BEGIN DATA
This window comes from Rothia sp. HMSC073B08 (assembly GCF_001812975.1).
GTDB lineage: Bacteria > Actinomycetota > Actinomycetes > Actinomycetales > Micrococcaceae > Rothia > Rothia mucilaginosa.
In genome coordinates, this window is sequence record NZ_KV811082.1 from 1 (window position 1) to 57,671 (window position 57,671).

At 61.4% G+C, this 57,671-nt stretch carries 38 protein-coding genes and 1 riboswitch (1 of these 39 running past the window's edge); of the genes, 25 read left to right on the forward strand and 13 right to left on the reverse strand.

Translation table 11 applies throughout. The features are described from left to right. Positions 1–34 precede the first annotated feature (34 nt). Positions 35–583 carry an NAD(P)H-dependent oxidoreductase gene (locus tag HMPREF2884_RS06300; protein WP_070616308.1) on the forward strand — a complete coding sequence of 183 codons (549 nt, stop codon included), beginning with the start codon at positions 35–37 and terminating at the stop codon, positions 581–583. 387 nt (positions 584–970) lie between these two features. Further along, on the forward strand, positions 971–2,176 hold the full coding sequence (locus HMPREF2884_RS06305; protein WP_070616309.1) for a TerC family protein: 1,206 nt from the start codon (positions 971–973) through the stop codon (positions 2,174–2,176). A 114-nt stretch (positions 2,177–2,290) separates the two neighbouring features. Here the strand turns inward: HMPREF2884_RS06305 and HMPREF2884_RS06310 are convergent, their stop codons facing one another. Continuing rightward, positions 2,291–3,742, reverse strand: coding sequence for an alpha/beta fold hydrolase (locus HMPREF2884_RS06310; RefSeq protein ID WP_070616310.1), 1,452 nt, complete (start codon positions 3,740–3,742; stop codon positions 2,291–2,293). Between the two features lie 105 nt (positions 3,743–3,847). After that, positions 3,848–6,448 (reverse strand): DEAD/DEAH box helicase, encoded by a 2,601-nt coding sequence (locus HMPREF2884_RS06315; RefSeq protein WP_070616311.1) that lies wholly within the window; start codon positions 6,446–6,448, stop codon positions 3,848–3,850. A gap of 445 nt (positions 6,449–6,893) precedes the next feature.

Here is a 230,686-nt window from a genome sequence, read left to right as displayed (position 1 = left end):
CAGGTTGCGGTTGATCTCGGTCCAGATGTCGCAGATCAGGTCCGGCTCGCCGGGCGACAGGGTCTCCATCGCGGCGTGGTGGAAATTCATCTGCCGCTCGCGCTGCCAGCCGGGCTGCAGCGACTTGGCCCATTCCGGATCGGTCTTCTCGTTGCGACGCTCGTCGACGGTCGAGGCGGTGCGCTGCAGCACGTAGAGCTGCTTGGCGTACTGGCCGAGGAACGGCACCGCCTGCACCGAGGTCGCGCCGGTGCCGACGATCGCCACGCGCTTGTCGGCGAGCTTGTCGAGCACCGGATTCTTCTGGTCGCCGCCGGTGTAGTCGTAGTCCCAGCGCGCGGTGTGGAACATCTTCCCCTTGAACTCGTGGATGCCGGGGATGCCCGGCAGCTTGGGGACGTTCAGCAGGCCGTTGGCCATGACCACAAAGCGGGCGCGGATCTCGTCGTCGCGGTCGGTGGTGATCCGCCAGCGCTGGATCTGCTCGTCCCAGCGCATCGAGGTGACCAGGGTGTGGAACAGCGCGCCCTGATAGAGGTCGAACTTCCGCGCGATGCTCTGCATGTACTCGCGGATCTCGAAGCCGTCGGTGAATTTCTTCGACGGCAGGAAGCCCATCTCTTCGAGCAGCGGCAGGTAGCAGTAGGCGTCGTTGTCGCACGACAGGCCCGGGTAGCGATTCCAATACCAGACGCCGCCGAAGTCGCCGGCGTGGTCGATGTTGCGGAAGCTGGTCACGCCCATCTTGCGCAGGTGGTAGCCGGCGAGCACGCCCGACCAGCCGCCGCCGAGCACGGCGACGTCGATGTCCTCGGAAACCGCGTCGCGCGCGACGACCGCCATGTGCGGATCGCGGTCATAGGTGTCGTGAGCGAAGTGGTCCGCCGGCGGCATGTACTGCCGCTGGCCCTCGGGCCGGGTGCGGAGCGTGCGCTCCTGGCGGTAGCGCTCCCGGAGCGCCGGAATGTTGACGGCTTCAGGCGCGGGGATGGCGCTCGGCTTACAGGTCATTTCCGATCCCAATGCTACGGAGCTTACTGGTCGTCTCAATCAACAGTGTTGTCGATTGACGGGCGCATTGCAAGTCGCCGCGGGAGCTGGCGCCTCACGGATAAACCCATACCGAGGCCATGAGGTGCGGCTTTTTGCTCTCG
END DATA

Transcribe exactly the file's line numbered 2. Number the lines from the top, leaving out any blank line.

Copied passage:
GTDB lineage: Bacteria > Actinomycetota > Actinomycetes > Actinomycetales > Micrococcaceae > Rothia > Rothia mucilaginosa.